What is the best kind of brick bond?
Brick bonds are the name given to the different patterns that bricks can be laid in. It’s necessary to offset rows of bricks to avoid a continuous verticle line of mortar, which would significantly weaken the structure.
Before we get going, here’s a top tip about the lingo – the “stretcher” is the long side of the brick, and the short side is known as the “head” or “header”.
This is probably the most common type of bond, since it’s the most obvious solution. It’s called a stretcher bond because all the bricks are all laid with the stretcher side facing out, in alternating rows. Stretcher bonds are sometimes known as a running bond and are often used for internal or partition walls, since they can be a single brick thick. They’re a very cost-effective way to lay brickwork and require the least skill, since it’s the most straightforward bond.
Not very popular anymore, but a favourite of centuries past, a header bond is made up entirely of headers in alternating rows. It’s not nearly as economical as a stretcher bond, but it was favoured b the wealthy in eras past to show off their wealth (since it requires a lot of bricks) and create pleasing visuals.
This is another common type of bond that you see used on a lot of British buildings and is easy to spot since it’s such a distinctive pattern. The English brick bond alternates rows of headers with rows of stretchers. This type of wall-building uses more bricks than a stretcher bond, so is rarely used for largescale residential developments, but it is often considered one of the best and strongest brick bond designs around. For that reason it’s used a lot for largescale engineering projects – a lot of the bridges and viaducts you see around are done in the English bond style. In terms of aesthetics, it’s also considered a bit of a classic so it’s come back into fashion in the last few decades.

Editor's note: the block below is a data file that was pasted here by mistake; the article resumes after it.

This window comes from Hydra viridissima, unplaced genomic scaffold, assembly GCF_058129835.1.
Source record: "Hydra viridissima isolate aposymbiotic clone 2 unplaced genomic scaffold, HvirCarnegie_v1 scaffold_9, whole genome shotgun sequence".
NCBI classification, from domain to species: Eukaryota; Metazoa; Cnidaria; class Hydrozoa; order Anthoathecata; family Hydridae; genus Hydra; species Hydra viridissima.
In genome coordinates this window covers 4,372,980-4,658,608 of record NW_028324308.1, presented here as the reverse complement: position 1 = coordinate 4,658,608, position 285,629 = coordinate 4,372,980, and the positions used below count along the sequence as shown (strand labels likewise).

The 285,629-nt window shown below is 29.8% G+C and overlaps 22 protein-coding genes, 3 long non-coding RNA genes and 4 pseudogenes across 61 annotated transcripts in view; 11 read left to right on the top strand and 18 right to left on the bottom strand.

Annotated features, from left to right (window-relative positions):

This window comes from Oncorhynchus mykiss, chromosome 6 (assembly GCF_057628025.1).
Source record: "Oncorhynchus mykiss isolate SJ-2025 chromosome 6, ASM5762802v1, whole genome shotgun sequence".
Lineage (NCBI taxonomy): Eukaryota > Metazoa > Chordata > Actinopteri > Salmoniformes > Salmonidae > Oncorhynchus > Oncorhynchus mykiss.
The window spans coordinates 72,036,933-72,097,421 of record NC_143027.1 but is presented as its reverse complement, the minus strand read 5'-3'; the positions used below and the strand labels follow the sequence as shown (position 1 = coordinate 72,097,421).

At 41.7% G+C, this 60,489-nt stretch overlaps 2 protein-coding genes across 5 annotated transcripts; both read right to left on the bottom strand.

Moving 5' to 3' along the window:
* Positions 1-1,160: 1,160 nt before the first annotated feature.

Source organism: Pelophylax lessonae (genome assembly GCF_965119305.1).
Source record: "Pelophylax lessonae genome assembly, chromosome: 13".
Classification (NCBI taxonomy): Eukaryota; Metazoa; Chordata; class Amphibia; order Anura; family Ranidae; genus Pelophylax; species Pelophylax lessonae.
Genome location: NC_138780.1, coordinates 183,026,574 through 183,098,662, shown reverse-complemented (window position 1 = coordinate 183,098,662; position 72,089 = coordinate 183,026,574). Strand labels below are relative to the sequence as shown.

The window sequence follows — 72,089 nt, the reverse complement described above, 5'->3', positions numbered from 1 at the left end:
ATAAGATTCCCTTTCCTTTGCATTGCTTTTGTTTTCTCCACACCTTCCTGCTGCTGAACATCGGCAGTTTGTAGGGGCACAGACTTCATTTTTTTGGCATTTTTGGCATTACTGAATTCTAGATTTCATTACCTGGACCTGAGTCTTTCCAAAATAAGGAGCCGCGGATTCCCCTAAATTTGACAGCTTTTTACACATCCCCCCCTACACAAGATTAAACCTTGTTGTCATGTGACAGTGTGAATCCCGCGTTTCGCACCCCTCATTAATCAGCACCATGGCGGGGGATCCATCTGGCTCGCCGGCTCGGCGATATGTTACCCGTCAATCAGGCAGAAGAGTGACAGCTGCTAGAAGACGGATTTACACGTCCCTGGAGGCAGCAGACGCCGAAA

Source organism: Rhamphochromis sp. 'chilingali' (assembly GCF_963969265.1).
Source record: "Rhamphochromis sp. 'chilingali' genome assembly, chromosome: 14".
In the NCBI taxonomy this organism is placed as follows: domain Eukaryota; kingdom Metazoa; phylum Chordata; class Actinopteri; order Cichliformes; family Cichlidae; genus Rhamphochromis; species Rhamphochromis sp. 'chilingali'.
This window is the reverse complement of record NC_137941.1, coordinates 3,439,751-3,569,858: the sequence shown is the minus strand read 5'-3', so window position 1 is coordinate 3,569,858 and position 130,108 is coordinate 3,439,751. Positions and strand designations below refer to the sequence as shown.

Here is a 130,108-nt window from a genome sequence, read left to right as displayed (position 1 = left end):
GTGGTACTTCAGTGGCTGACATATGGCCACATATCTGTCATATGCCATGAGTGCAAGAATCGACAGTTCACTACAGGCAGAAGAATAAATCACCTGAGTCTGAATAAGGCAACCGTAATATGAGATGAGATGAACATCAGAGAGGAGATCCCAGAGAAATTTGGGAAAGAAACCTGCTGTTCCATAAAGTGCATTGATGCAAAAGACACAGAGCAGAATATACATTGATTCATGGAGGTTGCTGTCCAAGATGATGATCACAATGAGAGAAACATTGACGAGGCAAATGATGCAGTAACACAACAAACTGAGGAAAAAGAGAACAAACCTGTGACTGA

A flemish brick bond alternates headers and stretchers in each row so that every header is sandwiched between the centre of each stretcher from above and below. There are variations of the Flemish brick bond, but mostly they indicate a double-skinned wall. Beware though, a Flemish finish doesn’t necessarily indicate a solid wall since it’s not uncommon to use half-bricks to create an outer-skin
Stack brick bonding is basically the style of brick laying that all other brick-laying is trying not to be. By stacking the bricks in directly aligned rows of stretchers, the wall created is extremely weak and unable to take any kind of load. Stack bonds are therefore unsuitable for external and load bearing walls. They are, however sometimes implemented for aesthetics and decorative brick finishes.
There are plenty more types of brick bonds that are popular in different eras and locations, but none as popular and easy to spot as those we’ve listed here. Still, if you can make a pattern of it, there’s probably a brick bond that looks like it.
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